A whirlwind tour of Go’s runtime environment variables


The Go runtime, in addition to providing the usual services of garbage collection, goroutine scheduling, timers, network polling and so forth, contains facilities to enable extra debugging output and even alter the behaviour of the runtime itself.

These facilities are controlled by environment variables passed to the Go program. This post describes the function of the major environment variables supported by the runtime.


GOGC is one of the oldest environment variable supported by the Go runtime. It’s possibly older than GOROOT, but nowhere near as well known.

GOGC controls the aggressiveness of the garbage collector. By default this value is assumed to be 100, which means garbage collection will not be triggered until the heap has grown by 100% since the previous collection. Effectively GOGC=100 (the default) means the garbage collector will run each time the live heap doubles.

Setting this value higher, say GOGC=200, will delay the start of a garbage collection cycle until the live heap has grown to 200% of the previous size. Setting the value lower, say GOGC=20 will cause the garbage collector to be triggered more often as less new data can be allocated on the heap before triggering a collection.

Setting GOGC=off will disable garbage collection entirely.

With the introduction of the low latency collector in Go 1.5, phrases like “trigger a garbage collection cycle” become more fluid, but the underlying message that values of GOGC greater than 100 mean the garbage collector will run less often, and for values of GOGC less than 100, more often, remains the same.


GOTRACEBACK controls the level of detail when a panic hits the top of your program. In Go 1.5 GOTRACEBACK has four valid values.

  • GOTRACEBACK=0 will suppress all tracebacks, you only get the panic message.
  • GOTRACEBACK=1 is the default behaviour, stack traces for all goroutines are shown, but stack frames related to the runtime are suppressed.
  • GOTRACEBACK=2 is the same as the previous value, but frames related to the runtime are also shown, this will reveal goroutines started by the runtime itself.
  • GOTRACEBACK=crash is the same as the previous value, but rather than calling os.Exit, the runtime will cause the process to segfault, triggering a core dump if permitted by the operating system.

The effect of GOTRACEBACK can be seen with a simple program.

package main

func main() {

Compiling and running this program with GOTRACEBACK=0 shows the suppression of all goroutine stack traces.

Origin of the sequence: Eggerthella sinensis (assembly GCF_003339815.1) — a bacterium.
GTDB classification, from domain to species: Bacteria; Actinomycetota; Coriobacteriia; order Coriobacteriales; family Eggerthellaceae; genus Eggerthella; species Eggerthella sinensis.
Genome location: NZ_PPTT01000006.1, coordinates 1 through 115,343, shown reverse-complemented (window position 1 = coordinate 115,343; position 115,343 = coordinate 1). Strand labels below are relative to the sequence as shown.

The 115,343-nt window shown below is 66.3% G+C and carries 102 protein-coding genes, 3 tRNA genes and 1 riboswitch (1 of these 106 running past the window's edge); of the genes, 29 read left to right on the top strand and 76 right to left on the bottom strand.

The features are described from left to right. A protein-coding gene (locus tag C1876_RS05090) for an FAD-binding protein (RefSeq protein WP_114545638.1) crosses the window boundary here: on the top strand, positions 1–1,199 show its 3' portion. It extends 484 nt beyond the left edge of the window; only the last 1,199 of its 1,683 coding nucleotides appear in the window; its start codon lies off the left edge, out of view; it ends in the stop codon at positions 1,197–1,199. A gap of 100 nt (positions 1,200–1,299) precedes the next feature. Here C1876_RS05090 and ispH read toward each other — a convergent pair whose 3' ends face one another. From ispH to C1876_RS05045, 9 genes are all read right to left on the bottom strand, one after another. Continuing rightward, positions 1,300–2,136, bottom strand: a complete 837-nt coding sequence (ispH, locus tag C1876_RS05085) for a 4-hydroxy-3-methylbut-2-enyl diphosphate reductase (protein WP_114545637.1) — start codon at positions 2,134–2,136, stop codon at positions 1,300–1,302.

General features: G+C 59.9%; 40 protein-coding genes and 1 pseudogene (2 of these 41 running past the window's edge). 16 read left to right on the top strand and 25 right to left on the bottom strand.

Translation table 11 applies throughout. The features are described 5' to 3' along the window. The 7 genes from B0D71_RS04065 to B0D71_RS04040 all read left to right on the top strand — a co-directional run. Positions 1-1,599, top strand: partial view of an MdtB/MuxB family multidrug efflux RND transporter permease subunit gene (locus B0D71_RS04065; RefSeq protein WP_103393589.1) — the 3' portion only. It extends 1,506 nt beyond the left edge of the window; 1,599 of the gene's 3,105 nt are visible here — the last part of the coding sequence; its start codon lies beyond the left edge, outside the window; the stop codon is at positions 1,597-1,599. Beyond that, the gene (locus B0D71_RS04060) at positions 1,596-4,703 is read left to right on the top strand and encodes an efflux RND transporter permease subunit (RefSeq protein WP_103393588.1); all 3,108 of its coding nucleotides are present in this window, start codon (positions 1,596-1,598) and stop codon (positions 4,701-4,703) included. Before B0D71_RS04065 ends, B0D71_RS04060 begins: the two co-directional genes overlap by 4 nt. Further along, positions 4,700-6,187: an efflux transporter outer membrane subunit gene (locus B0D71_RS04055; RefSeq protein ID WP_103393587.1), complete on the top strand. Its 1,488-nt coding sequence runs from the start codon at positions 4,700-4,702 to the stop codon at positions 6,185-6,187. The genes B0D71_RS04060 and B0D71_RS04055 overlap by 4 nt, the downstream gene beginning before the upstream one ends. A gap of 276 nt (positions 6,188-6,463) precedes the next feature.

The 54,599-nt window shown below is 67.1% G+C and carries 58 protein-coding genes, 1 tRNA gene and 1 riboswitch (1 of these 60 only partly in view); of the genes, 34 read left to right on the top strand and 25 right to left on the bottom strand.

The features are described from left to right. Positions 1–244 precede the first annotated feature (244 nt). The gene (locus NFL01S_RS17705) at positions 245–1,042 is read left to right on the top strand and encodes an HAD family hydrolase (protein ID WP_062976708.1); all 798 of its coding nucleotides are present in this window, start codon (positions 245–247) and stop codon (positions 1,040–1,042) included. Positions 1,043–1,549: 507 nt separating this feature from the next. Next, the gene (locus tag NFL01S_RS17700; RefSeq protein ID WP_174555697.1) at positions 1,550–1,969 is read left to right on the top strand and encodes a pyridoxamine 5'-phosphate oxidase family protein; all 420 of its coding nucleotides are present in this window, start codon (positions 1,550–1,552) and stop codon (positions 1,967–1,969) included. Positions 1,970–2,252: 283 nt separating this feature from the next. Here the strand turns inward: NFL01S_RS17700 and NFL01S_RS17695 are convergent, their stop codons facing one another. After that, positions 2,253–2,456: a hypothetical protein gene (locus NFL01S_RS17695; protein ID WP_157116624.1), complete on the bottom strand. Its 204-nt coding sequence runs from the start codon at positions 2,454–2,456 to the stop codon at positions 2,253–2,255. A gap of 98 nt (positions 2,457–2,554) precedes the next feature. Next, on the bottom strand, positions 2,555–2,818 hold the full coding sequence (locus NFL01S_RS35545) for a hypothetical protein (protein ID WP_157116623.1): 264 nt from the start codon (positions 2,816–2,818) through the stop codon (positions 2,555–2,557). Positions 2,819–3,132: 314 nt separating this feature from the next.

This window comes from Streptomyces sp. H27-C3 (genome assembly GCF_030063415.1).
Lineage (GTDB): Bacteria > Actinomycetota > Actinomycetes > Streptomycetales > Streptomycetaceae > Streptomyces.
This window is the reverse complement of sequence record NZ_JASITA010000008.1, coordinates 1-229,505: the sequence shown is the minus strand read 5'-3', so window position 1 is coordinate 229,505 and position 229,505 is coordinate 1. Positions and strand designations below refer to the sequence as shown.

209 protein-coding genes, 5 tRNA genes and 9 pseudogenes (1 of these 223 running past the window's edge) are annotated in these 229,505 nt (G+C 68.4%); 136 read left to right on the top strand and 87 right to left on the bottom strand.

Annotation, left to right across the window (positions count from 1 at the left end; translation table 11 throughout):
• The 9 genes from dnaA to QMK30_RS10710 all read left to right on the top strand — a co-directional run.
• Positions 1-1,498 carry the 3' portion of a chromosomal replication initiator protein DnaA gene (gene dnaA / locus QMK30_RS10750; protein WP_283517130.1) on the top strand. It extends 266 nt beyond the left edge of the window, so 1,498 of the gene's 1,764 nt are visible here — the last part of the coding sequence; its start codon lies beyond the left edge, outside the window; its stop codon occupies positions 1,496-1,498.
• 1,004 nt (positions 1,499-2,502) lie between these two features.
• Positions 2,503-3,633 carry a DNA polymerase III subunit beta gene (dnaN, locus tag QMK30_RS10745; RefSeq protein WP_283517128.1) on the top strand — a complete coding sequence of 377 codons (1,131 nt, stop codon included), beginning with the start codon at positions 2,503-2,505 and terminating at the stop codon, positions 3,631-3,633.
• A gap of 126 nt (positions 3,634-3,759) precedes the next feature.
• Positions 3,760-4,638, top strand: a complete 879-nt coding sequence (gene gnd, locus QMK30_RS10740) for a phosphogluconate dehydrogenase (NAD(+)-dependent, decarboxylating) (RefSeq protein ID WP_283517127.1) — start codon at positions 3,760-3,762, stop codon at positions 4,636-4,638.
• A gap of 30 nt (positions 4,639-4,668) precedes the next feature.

% env GOTRACEBACK=0 ./crash 
panic: kerboom
% echo $?

Experimentation with the other possible values of GOTRACEBACK is left as an exercise to the reader.

Changes to GOTRACEBACK coming in Go 1.6

For Go 1.6 the interpretation of GOTRACEBACK is changing. The new values of GOTRACEBACK will be:

  • GOTRACEBACK=none will suppress all tracebacks, you only get the panic message.
  • GOTRACEBACK=single is the new default behaviour that prints only the goroutine believed to have caused the panic.
  • GOTRACEBACK=all causes stack traces for all goroutines to be shown, but stack frames related to the runtime are suppressed.
  • GOTRACEBACK=system is the same as the previous value, but frames related to the runtime are also shown, this will reveal goroutines started by the runtime itself.
  • GOTRACEBACK=crash is unchanged from Go 1.5.

For compatibility with Go 1.5, a value of 0 maps to none, 1 maps to all, and 2 maps to system.

The major take away from this change is, by default in Go 1.6, panic messages will only print the stack trace for the faulting goroutine. This change is detailed in issue 12366 and CL 16512.


GOMAXPROCS is the well known (and cargo culted via its runtime.GOMAXPROCS counterpart), value that controls the number of operating system threads allocated to goroutines in your program.

As of Go 1.5, the default value of GOMAXPROCS is the number of CPUs (whatever your operating system considers to be a CPU) visible to the program at startup.

note: the number of operating system threads in use by a Go program includes threads servicing cgo calls, thread blocked on operating system calls, and may be larger than the value of GOMAXPROCS.


Saving the best for last is GODEBUG. The contents of GODEBUG are interpreted as a list of name=value pairs separated by commas, where each name is a runtime debugging facility. Here is an example invoking godoc with garbage collection and schedule tracing enabled:

% env GODEBUG=gctrace=1,schedtrace=1000 godoc -http=:8080

The remainder of this post will discuss the GODEBUG debugging facilities that I find useful to diagnosing Go programs.


Of all the GODEBUG facilities, gctrace is the one I find most useful. Here is the output of the first few milliseconds of a godoc -http server with gctrace debugging enabled:

% env GODEBUG=gctrace=1 godoc -http=:8080 -index
gc #1 @0.042s 4%: 0.051+1.1+0.026+16+0.43 ms clock, 0.10+1.1+0+2.0/6.7/0+0.86 ms cpu, 4->32->10 MB, 4 MB goal, 4 P
gc #2 @0.062s 5%: 0.044+1.0+0.017+2.3+0.23 ms clock, 0.044+1.0+0+0.46/2.0/0+0.23 ms cpu, 4->12->3 MB, 8 MB goal, 4 P